(≤ 10 kW)
*Residential Storage is not affected by the ITC
|$0.50 / Wh||$0.40 / Wh||$0.35 / Wh||$0.30 / Wh||$0.25 / Wh|
|Non-Residential Equity||N/A||N/A||$0.35 / Wh||$0.30 / Wh||$0.25 / Wh|
|Residential Equity||N/A||N/A||$0.85 / Wh||$0.85 / Wh||$0.85 / Wh|
|Residential Equity Resiliency||N/A||N/A||$1.00 / Wh||$1.00 / Wh||$1.00 / Wh|
What is the current status of SGIP?
SGIP is a popular incentive program - especially the residential storage portion. For all four program administrators, the residential storage program is in Step 5, with CSE and PG&E currently offering a waitlist.
Large-scale storage programs are in Step 3 across the board, except for PG&E, which is still in Step 2. Both residential and non-residential equity programs are in Step 3 under all program administrators.
You can keep track of each step the incentive is in on the SGIP Program Metrics Dashboard.
How much can you save on a battery storage system with SGIP?
Making the decision to install a battery storage system on your home can be an expensive investment. SGIP can soften the blow of the upfront installation costs and make installing battery storage a more affordable option.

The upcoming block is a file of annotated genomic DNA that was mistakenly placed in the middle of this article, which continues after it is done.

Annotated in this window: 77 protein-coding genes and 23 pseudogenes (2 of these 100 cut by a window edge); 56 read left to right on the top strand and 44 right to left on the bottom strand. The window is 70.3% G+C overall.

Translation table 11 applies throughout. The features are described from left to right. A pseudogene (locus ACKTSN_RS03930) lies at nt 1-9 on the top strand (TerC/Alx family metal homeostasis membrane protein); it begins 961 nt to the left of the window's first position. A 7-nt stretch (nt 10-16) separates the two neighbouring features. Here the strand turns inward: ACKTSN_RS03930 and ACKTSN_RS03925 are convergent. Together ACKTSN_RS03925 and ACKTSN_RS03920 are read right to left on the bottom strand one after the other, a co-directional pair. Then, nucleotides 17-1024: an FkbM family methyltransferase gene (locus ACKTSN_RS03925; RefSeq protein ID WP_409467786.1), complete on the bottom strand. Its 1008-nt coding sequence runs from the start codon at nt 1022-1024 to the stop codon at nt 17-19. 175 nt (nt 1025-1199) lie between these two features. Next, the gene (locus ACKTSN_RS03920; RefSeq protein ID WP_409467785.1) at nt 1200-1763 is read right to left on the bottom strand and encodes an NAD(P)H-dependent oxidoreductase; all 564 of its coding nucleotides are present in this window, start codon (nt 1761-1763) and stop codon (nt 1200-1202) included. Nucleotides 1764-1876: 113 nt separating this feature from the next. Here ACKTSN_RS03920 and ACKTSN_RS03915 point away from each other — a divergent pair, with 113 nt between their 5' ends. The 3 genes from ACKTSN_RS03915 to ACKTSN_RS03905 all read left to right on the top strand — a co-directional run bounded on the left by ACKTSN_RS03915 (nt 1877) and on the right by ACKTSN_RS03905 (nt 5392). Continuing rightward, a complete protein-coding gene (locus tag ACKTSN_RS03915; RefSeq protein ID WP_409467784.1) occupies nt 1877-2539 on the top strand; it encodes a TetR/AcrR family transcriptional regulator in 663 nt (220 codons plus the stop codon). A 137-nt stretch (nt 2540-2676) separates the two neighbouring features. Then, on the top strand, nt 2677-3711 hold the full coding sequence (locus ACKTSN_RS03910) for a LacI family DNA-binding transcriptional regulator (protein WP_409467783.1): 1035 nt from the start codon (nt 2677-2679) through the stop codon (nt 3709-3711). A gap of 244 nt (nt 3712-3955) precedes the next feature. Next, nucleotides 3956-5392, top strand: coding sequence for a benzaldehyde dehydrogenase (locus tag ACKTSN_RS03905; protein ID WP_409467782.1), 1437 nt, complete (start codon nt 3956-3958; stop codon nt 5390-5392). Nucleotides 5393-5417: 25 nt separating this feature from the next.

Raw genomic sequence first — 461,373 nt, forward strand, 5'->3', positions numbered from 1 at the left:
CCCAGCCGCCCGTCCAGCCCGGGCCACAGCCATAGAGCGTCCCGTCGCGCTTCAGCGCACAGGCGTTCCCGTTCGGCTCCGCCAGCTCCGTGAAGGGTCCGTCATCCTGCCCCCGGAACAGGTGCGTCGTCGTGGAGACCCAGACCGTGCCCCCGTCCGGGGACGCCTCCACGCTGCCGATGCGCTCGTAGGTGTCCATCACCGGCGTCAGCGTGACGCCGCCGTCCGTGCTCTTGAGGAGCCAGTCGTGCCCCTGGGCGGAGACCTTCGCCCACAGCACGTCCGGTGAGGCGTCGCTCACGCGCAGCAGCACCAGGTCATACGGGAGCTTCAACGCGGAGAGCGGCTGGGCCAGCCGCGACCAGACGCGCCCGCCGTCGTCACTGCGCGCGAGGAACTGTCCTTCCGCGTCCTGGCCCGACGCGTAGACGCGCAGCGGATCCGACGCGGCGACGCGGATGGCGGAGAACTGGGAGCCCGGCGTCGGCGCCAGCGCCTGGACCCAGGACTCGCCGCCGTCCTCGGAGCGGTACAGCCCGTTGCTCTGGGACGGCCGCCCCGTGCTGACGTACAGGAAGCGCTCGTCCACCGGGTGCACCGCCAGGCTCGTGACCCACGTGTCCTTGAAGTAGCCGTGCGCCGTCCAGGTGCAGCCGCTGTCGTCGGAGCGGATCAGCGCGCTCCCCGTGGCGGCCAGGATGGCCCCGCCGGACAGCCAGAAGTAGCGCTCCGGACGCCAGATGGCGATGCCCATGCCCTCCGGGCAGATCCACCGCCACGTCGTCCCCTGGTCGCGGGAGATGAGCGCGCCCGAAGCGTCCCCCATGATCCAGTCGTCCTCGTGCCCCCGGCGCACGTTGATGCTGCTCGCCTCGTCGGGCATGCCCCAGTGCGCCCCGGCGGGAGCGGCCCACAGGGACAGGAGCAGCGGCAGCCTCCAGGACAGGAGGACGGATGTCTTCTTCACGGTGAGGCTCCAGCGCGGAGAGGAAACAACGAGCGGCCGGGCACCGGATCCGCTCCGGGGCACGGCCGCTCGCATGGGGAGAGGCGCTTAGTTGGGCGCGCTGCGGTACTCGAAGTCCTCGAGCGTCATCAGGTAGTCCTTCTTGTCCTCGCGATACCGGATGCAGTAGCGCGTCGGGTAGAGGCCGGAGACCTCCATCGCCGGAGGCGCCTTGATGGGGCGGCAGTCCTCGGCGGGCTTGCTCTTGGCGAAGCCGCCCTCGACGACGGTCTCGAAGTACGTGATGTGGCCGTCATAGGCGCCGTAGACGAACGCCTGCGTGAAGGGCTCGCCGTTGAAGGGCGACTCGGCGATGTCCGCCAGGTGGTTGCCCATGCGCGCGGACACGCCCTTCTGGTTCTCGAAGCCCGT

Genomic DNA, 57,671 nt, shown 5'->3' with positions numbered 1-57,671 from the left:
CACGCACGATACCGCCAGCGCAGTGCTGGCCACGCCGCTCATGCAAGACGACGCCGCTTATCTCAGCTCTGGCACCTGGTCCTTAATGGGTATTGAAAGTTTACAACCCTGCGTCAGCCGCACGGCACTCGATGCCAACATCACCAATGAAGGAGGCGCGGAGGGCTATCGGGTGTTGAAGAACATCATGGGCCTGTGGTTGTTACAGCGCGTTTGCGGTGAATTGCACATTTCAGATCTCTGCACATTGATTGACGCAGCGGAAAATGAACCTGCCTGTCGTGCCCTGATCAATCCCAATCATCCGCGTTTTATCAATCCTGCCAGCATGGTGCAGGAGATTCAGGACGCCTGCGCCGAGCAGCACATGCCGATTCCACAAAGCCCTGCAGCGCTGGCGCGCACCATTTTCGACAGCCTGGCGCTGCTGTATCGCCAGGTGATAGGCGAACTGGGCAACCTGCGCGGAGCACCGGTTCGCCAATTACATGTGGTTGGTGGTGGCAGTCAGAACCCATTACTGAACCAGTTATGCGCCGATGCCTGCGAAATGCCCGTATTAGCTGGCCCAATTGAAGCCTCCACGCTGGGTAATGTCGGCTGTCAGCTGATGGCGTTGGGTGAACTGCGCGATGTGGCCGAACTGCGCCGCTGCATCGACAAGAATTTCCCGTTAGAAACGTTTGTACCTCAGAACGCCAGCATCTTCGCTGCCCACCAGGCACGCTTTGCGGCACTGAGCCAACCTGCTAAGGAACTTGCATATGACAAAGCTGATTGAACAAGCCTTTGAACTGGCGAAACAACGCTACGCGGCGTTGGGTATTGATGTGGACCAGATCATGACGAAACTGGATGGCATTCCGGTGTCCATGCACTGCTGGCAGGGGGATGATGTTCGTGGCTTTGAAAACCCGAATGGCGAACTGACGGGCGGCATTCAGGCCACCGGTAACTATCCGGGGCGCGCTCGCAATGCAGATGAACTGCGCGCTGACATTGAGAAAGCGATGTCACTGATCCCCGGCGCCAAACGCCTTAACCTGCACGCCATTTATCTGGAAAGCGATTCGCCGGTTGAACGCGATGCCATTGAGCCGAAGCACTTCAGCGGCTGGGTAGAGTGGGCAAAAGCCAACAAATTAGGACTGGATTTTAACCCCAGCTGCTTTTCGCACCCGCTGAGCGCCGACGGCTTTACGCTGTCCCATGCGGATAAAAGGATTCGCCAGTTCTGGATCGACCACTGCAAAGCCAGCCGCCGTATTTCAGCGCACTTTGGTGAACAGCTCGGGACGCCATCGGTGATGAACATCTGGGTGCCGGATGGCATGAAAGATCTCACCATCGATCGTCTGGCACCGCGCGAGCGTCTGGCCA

In fact, the SGIP rebate amount will cover about one-third of the costs!
Tesla’s Powerwall battery system is one of the most popular energy storage systems on the market. Powerwall is a battery that can be used to store the energy produced by a solar panel system.
Homeowners who install Powerwall can apply to receive a rebate from SGIP.
Tesla’s commercial battery storage system, Powerpack. Image source: Engadget.com
The residential storage SGIP programs are currently in Step 5, so applicants will receive $0.25 per watt-hour of energy their battery system holds. One Tesla Powerwall battery has a capacity of 13.5 kWh. So, using the Step 5 incentive rate, a Powerwall system would be eligible for a rebate of $3,375.
A Tesla Powerwall system, including installation and supporting hardware costs, will cost around $10,100. Because the SGIP rebate covers about one-third of the costs, the total cost to install Powerwall would drop to $6,725, after the rebate.
The cost could be even lower if you take advantage of the federal tax credit.
What is the future of SGIP?
Thanks to SGIP, California has gained an additional 85 megawatts of energy storage projects. The large-scale and each of the equity programs still have plenty of funds remaining.
As programs begin to reach the end of Step 5, a waitlist will be established. If funds become available, the waitlisted projects will be reviewed by program administrators.
The popularity of the residential storage program has brought all of the programs into their final step with two of the program administrators, PG&E and CSE, starting waitlists.
Program administrators will accept applications until all incentive funds have been paid or until December 31, 2020 - whichever comes first.